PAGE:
2. Begin the intervals of a third at the slow speed until it becomes easy for you.
3. Begin the intervals if a forth with caution……
When I recorded this exercise, I was surprised at how taxing it was when compared to the first two exercises. I had a difficult time even recording it. Be sure that you have spent enough time on each exercise before beginning the next.
Good luck and let me know how you like these exercises…. (or don’t).
If you have played through my material from my last post, some may find the tempi too fast. If you like the concept and would like a slower tempo, I suggest that you read an earlier post called “Using Technology to Improve Your Trumpet Playing- Using an Audio Recorder” where I describe how you can download a simple and free app. which will enable you to do your own recordings.
When comparing my exercises with Mr. Cichowicz’s etude on page 9 of his booklet, you can see a strong similarity. Obviously his material stressed long flowing lines with constant slurs. This, I believe was his focus when compiling his booklet and it is also mine when using scales, rather than melodic etudes. “You might as well learn your scales while you are improving your tone, range, air control, etc”.
To older trumpet players the title Flow Studies brings up fond memories of one of the great trumpet players of our time. The younger practitioners of the tromba may not be familiar with the name Vincent Cichowicz but to the more seasoned, the name represents one of the finest trumpet performers and teachers of our life time.
The name Cichowicz represents the Chicago Symphony when the likes of the following represented the Chicago Symphony dynasty in the mid 1960s.
Cichowicz, Vincent Trumpet 1952 – 1974
Clevenger, Dale Horn (Principal) 1966 – 2013
Farkas, Philip Horn (Principal) 1947 – 1960
Gilbertsen, James Trombone (Assistant Principal 1968-1982,
Herseth, Adolph Trumpet (Principal 1948-2001, Principal Emeritus 2001-04) 1948 – 2004
Kaderabek, Frank J. Trumpet 1958 – 1966
Kleinhammer, Edward Marck Bass Trombone 1940 – 1985
Lambert, Robert Trombone (Principal) 1955 – 1965
Leuba, Christopher Horn (Principal) 1960 – 1962
Scarlett, William H. Trumpet 1964 – 1997
Jacobs, Arnold Tuba (Principal) 1944 – 1988
It was during this period that Mr. Cichowicz’s booklet “Trumpet Flow Studies” was published by the School of Music at Northwestern University in Chicago. To say that this collection of preexisting etudes was a booklet is giving more credit than it is due for nearly half of the examples are taken from other sources.
The most important feature of his book is how he simply altered old etudes with a series of slurs.
As the tile indicates “Trumpet Flow Studies” is a collection of slurred etudes. Slurring was a big part of the “big air” movement at that time and I’m sure that the advice and expertise of Arnold Jacobs, the “God Father of breathing as applied to brass instruments” may have had some influence on its birth.
Through my own experience, the use of slurred passages tends to open a player’s throat and begin to darken a player’s sound. On the flip side: the more tonguing you do, the tighter and edgier your sound.
In my own practicing I have incorporated this thinking to the point where I have put together a series of exercises which actually continue where Mr. Cichowicz’s booklet ended. I use these daily and have found them to be very helpful in sustaining an even and open air flow.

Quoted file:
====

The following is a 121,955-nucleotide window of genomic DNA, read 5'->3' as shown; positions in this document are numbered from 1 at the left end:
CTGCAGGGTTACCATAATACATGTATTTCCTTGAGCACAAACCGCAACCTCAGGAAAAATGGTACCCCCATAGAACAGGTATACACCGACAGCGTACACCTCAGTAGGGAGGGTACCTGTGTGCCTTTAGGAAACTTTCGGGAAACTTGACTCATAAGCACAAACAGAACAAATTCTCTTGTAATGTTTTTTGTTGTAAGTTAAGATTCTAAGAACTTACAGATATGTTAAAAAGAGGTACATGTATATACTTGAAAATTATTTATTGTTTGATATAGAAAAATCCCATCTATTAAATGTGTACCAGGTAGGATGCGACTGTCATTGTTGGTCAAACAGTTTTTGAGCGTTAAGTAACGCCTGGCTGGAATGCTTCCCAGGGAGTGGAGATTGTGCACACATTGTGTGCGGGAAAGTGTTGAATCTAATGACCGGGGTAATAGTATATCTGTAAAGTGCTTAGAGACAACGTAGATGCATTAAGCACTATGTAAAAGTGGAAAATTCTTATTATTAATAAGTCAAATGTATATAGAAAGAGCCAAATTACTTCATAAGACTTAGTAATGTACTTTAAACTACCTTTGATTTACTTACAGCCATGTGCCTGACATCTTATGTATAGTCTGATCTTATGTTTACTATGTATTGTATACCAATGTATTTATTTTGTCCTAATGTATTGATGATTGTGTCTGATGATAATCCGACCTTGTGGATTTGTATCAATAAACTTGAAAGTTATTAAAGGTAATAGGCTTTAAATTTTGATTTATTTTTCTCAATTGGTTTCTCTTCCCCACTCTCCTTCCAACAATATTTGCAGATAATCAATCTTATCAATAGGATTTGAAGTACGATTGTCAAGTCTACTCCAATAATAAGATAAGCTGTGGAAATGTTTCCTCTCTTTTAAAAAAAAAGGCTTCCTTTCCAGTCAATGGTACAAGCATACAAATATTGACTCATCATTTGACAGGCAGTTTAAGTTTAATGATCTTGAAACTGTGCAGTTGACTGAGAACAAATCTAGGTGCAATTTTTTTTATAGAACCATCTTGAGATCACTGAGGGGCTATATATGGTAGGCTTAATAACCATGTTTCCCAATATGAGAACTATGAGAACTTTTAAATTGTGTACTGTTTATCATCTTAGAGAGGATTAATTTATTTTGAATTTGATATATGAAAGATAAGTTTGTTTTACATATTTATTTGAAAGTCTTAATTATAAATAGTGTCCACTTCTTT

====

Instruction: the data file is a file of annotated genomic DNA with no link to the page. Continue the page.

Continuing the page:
When you look through the material in Trumpet Flow Studies, pages 5,6,7,8 are the only exercises which were actually hand written by Mr. Cichowicz or Assistant Professor Luther Didrickson. Every other exercise was taken from other published material and adapted to the constant slur articulation. We can only guess at the reason behind this decision to change from hand written to coping others works. My guess is that it was faster and easier to copy existing material and at the time of its first implementation, any copyright issues could be dismissed; sighting a nonprofit/educational usage. Also copyright laws cover a very small portion of the total material under copyright.
As you will see, the printed material and the recordings are consistent with my “rest as much as you play” method which you will find to be very easy to follow. By limiting the amount of time your mouthpiece is on your face and the fact that once you start the recording you will usually complete the exercise, beneficial practice time is guaranteed.
In this free lesson, I have included a couple interesting and helpful posts which will more fully explain the importance of a regular warm up and cool down.
The video speaks of my daily routine of warming up with chromatic scales; first starting at the bottom and gradually adding octaves as I ascend. The benefit of chromaticism is that each note is only a one half step from the previous note and this very gradual increase is almost unnoticeable.
Due to the minimum distance between notes, only a minimum amount of embouchure change should be made. Each day I ascend to a predetermined top note which is usually about a third higher than I will be playing that day. Once I have reached that note, I retrace my scales back down to where I began, which is another example of my “Bell curve” philosophy.
After my warm up, I begin practicing all the additional material I need to cover that day.
After my practicing, the next step is to cool down and to do that, I have recently found that playing on a larger mouthpiece, in this case a trombone mouthpiece I am able to relax the embouchure very quickly for a speedy recovery of oxygen in my lips.
Check out the instructional video and supplemental material on this site.